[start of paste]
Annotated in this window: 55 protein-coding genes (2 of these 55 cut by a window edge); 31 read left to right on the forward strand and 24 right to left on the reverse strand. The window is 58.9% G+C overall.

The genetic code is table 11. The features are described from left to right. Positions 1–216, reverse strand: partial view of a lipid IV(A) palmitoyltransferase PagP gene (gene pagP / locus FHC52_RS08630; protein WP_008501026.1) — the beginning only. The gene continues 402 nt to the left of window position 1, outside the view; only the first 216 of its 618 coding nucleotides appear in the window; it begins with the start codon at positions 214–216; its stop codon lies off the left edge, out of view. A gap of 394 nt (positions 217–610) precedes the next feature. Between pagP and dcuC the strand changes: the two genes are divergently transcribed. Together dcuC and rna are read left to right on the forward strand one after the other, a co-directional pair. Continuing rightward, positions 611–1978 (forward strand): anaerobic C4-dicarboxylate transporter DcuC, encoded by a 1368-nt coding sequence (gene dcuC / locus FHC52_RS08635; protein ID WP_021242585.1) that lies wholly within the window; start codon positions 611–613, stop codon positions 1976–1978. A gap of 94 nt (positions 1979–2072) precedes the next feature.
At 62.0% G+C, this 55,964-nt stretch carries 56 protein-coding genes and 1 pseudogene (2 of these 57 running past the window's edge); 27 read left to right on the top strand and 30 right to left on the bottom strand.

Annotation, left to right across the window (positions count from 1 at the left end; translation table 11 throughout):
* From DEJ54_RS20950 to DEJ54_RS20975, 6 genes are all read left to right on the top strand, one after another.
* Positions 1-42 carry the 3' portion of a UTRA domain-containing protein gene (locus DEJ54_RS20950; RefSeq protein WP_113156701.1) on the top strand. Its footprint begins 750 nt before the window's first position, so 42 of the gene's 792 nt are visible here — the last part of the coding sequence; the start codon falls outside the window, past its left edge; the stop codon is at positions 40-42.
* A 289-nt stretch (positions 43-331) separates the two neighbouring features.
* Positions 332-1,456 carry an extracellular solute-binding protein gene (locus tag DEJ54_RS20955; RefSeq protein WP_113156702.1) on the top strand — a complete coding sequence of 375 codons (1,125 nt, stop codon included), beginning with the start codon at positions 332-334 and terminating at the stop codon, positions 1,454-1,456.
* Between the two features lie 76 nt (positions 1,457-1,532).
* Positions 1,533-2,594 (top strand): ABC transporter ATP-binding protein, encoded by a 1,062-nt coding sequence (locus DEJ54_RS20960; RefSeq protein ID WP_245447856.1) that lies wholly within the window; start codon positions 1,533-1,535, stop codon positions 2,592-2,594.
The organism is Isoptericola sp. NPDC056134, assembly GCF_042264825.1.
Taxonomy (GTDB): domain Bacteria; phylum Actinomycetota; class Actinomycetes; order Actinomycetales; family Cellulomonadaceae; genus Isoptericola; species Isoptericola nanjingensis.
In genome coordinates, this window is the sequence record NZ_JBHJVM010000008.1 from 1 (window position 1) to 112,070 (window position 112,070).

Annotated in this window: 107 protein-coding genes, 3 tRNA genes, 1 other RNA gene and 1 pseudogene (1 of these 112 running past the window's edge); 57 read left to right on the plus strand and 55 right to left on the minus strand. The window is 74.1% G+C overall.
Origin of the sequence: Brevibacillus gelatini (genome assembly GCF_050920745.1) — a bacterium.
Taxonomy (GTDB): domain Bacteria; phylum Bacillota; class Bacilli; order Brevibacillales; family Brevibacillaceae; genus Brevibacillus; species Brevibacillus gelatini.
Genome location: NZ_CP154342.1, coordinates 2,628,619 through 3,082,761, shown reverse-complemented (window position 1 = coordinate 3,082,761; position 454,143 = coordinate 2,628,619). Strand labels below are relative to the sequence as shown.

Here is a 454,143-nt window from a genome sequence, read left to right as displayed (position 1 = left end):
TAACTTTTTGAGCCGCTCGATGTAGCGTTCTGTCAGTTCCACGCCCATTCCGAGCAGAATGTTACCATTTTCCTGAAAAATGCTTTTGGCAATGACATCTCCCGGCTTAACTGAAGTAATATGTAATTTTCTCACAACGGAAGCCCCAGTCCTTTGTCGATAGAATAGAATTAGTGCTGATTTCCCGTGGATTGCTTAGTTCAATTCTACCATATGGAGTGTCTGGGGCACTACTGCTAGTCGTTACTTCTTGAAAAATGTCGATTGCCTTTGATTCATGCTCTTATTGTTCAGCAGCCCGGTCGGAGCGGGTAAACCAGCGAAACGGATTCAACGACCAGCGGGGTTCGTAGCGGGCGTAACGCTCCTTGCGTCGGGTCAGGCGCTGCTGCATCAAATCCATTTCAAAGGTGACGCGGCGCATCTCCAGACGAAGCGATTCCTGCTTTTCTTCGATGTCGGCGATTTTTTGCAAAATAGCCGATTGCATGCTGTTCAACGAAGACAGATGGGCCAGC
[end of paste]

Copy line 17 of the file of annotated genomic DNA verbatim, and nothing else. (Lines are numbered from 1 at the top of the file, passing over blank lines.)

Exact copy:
Genome location: NZ_CP154342.1, coordinates 2,628,619 through 3,082,761, shown reverse-complemented (window position 1 = coordinate 3,082,761; position 454,143 = coordinate 2,628,619). Strand labels below are relative to the sequence as shown.